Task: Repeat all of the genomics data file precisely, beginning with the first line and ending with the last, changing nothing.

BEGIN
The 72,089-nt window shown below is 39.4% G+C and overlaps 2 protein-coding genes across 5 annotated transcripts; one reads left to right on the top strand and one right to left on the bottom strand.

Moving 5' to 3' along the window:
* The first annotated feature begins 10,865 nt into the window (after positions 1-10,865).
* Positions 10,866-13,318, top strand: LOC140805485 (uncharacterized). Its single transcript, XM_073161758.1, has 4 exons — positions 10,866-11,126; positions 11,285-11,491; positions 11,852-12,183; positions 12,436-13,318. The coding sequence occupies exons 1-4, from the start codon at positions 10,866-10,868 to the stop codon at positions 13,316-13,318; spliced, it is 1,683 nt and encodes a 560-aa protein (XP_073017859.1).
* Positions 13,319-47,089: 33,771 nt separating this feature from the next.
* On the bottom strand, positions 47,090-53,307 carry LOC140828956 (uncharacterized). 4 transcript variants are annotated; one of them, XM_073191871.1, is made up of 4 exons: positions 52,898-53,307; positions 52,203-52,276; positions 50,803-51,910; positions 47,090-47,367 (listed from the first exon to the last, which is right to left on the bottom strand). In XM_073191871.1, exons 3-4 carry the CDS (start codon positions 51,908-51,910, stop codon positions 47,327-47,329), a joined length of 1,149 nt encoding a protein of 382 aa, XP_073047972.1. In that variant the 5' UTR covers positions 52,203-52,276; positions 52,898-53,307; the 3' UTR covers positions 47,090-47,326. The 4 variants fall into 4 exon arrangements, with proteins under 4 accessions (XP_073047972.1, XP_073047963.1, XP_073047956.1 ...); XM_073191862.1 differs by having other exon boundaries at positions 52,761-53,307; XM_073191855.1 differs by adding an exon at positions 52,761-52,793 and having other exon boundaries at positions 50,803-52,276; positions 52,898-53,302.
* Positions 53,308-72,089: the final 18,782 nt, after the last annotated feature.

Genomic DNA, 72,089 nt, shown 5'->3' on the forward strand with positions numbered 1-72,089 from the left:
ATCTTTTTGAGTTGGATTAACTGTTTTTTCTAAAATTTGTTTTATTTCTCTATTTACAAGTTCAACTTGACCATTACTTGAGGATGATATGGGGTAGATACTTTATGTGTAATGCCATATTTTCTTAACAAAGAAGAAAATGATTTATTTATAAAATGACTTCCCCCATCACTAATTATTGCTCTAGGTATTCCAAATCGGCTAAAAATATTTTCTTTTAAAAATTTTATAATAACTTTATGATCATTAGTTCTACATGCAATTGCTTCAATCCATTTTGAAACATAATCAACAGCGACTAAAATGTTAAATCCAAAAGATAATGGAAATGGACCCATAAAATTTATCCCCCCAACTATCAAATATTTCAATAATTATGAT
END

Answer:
The 72,089-nt window shown below is 39.4% G+C and overlaps 2 protein-coding genes across 5 annotated transcripts; one reads left to right on the top strand and one right to left on the bottom strand.

Moving 5' to 3' along the window:
* The first annotated feature begins 10,865 nt into the window (after positions 1-10,865).
* Positions 10,866-13,318, top strand: LOC140805485 (uncharacterized). Its single transcript, XM_073161758.1, has 4 exons — positions 10,866-11,126; positions 11,285-11,491; positions 11,852-12,183; positions 12,436-13,318. The coding sequence occupies exons 1-4, from the start codon at positions 10,866-10,868 to the stop codon at positions 13,316-13,318; spliced, it is 1,683 nt and encodes a 560-aa protein (XP_073017859.1).
* Positions 13,319-47,089: 33,771 nt separating this feature from the next.
* On the bottom strand, positions 47,090-53,307 carry LOC140828956 (uncharacterized). 4 transcript variants are annotated; one of them, XM_073191871.1, is made up of 4 exons: positions 52,898-53,307; positions 52,203-52,276; positions 50,803-51,910; positions 47,090-47,367 (listed from the first exon to the last, which is right to left on the bottom strand). In XM_073191871.1, exons 3-4 carry the CDS (start codon positions 51,908-51,910, stop codon positions 47,327-47,329), a joined length of 1,149 nt encoding a protein of 382 aa, XP_073047972.1. In that variant the 5' UTR covers positions 52,203-52,276; positions 52,898-53,307; the 3' UTR covers positions 47,090-47,326. The 4 variants fall into 4 exon arrangements, with proteins under 4 accessions (XP_073047972.1, XP_073047963.1, XP_073047956.1 ...); XM_073191862.1 differs by having other exon boundaries at positions 52,761-53,307; XM_073191855.1 differs by adding an exon at positions 52,761-52,793 and having other exon boundaries at positions 50,803-52,276; positions 52,898-53,302.
* Positions 53,308-72,089: the final 18,782 nt, after the last annotated feature.

Genomic DNA, 72,089 nt, shown 5'->3' on the forward strand with positions numbered 1-72,089 from the left:
ATCTTTTTGAGTTGGATTAACTGTTTTTTCTAAAATTTGTTTTATTTCTCTATTTACAAGTTCAACTTGACCATTACTTGAGGATGATATGGGGTAGATACTTTATGTGTAATGCCATATTTTCTTAACAAAGAAGAAAATGATTTATTTATAAAATGACTTCCCCCATCACTAATTATTGCTCTAGGTATTCCAAATCGGCTAAAAATATTTTCTTTTAAAAATTTTATAATAACTTTATGATCATTAGTTCTACATGCAATTGCTTCAATCCATTTTGAAACATAATCAACAGCGACTAAAATGTTAAATCCAAAAGATAATGGAAATGGACCCATAAAATTTATCCCCCCAACTATCAAATATTTCAATAATTATGAT